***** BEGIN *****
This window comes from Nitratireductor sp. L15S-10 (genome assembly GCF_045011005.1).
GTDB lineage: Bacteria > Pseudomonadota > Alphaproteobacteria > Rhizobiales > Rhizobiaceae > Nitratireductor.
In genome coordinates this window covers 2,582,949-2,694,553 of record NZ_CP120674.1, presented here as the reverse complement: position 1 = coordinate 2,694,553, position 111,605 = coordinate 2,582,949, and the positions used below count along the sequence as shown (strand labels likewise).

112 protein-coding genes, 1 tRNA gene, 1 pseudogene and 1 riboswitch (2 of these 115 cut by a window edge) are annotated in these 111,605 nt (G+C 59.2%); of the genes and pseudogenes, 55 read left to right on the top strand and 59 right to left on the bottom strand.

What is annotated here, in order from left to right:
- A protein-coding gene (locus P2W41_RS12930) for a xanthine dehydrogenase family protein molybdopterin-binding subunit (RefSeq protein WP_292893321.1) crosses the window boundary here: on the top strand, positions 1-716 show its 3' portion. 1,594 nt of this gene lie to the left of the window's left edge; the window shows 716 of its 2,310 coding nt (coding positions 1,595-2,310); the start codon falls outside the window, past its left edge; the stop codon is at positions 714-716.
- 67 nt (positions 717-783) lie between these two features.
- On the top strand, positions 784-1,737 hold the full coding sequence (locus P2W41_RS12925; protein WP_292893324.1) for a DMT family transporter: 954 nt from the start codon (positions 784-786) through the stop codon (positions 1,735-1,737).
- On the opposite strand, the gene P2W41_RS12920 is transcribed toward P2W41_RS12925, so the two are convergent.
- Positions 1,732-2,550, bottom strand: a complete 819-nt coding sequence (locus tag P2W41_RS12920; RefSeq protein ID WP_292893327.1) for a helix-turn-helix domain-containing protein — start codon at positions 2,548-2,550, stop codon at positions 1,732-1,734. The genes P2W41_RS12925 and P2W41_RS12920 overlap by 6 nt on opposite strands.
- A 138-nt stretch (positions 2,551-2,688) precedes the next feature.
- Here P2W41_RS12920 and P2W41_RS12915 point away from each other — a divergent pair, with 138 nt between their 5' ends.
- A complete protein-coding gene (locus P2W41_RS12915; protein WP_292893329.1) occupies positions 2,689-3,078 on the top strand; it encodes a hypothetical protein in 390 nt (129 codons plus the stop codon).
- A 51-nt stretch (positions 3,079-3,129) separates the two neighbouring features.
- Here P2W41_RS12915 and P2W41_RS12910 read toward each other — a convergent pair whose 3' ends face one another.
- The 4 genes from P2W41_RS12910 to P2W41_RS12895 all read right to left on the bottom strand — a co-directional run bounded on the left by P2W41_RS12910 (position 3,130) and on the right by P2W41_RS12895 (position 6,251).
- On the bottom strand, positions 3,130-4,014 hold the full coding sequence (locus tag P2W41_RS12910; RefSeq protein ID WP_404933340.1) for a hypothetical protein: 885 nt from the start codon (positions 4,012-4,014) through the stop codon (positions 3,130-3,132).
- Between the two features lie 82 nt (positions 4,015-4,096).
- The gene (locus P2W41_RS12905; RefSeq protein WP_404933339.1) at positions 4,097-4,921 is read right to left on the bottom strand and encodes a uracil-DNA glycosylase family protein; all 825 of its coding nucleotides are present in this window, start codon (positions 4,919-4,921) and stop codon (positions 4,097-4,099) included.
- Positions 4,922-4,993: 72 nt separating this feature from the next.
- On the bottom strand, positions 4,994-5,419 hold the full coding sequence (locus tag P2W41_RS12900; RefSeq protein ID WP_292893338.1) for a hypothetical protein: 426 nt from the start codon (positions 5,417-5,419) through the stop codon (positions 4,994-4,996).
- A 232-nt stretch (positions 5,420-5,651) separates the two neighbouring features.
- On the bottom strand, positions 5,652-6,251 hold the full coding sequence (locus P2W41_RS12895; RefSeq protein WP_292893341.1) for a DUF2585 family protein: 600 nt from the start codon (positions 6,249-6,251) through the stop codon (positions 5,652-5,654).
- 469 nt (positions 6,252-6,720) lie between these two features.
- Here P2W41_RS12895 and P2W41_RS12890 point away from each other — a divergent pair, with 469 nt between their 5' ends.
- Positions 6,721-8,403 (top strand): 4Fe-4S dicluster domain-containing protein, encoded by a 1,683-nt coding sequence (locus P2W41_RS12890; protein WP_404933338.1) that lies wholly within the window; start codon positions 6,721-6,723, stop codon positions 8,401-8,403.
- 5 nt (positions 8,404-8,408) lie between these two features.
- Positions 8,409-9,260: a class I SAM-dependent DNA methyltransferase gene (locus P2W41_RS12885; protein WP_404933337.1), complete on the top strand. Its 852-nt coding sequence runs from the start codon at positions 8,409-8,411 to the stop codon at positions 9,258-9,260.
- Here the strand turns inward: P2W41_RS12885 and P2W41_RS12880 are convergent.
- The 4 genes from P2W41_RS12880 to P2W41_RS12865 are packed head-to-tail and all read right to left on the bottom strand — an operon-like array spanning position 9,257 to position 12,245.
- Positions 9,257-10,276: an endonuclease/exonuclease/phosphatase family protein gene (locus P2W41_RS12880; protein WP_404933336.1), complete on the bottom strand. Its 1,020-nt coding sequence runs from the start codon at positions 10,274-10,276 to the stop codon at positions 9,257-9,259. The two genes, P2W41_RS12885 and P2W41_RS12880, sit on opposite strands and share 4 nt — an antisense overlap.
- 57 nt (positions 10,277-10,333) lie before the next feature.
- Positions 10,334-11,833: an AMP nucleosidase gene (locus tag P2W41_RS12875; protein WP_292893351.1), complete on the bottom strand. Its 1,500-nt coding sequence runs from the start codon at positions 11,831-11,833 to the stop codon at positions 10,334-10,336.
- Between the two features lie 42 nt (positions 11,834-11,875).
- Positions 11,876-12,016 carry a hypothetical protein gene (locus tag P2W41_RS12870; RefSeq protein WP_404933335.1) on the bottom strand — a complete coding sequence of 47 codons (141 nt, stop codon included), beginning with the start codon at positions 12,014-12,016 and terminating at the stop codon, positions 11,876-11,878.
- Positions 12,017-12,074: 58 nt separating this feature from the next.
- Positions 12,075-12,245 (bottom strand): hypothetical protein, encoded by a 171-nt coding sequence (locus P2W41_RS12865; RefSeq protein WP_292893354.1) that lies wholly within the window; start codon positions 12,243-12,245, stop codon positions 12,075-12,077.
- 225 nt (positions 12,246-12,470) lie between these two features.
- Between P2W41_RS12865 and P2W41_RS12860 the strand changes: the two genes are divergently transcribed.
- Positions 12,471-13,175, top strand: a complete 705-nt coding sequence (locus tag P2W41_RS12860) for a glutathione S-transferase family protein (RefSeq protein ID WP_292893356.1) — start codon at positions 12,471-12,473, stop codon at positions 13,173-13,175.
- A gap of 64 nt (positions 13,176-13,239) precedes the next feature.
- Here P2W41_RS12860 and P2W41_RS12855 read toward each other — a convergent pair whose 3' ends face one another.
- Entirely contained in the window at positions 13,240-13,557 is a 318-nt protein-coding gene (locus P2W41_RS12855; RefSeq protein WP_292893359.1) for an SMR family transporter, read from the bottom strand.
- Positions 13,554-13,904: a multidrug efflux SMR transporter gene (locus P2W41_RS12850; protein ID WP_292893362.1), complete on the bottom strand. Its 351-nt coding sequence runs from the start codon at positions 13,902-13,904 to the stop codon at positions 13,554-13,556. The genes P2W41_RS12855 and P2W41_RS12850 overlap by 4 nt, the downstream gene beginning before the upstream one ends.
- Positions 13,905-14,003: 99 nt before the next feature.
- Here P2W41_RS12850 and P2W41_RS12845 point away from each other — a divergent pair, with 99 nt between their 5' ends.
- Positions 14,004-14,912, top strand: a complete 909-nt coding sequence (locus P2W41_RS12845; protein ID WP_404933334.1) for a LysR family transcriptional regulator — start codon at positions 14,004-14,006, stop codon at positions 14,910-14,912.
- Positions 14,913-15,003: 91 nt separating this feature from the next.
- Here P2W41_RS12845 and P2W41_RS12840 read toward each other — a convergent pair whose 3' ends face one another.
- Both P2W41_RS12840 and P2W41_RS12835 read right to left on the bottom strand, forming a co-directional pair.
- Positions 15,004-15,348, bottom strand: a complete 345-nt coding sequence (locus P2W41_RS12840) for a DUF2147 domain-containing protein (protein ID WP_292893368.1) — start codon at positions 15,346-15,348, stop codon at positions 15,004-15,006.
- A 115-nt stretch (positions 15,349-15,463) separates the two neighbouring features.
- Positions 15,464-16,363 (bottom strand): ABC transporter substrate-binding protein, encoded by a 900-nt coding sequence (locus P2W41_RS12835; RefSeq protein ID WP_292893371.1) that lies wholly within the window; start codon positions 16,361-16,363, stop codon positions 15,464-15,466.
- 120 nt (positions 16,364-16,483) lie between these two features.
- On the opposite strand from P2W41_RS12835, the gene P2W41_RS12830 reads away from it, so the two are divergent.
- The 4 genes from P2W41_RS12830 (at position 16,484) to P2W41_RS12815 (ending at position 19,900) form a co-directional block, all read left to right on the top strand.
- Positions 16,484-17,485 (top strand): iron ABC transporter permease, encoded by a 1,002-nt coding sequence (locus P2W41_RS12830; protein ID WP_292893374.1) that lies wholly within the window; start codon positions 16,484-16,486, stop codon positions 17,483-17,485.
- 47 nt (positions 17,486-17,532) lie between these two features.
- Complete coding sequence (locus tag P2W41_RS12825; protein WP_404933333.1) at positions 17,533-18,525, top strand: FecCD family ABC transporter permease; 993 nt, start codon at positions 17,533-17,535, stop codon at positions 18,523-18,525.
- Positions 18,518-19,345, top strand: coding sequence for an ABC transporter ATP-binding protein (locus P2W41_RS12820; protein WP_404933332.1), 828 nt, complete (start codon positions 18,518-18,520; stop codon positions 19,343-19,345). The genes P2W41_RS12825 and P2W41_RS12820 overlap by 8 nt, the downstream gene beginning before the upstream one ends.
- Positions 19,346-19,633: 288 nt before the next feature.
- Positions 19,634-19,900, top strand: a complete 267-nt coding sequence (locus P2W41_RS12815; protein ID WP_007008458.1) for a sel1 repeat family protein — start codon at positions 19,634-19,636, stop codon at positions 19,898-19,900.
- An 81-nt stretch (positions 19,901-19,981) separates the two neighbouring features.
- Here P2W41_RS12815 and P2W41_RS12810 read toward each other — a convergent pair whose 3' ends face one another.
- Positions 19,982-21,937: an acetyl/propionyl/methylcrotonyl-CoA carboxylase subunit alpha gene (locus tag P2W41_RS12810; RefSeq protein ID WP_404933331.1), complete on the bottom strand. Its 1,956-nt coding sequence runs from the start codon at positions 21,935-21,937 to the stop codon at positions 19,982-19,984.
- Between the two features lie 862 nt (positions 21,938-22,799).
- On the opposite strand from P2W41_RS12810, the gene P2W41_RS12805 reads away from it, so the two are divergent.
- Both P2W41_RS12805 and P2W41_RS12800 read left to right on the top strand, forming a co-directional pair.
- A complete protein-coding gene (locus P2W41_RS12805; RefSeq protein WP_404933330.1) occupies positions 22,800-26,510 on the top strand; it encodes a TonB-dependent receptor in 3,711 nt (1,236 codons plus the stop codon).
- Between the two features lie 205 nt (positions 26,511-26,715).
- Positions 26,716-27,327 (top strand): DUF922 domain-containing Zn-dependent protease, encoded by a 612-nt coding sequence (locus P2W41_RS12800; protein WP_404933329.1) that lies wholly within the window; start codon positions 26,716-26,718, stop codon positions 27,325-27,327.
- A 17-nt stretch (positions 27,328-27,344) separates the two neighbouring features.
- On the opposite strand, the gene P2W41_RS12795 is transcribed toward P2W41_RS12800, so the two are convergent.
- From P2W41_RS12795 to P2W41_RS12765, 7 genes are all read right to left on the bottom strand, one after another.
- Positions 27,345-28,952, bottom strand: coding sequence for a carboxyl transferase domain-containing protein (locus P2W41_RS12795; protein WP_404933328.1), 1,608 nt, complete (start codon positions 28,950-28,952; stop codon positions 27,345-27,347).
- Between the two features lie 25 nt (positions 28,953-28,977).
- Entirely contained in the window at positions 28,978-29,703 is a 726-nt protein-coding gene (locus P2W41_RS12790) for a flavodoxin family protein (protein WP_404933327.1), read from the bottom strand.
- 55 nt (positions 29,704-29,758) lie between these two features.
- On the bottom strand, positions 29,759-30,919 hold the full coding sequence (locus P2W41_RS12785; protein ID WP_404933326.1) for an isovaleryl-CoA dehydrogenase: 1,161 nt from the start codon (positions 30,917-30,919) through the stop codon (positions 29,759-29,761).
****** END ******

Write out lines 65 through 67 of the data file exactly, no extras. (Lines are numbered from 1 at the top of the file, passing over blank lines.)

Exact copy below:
- Positions 19,982-21,937: an acetyl/propionyl/methylcrotonyl-CoA carboxylase subunit alpha gene (locus tag P2W41_RS12810; RefSeq protein ID WP_404933331.1), complete on the bottom strand. Its 1,956-nt coding sequence runs from the start codon at positions 21,935-21,937 to the stop codon at positions 19,982-19,984.
- Between the two features lie 862 nt (positions 21,938-22,799).
- On the opposite strand from P2W41_RS12810, the gene P2W41_RS12805 reads away from it, so the two are divergent.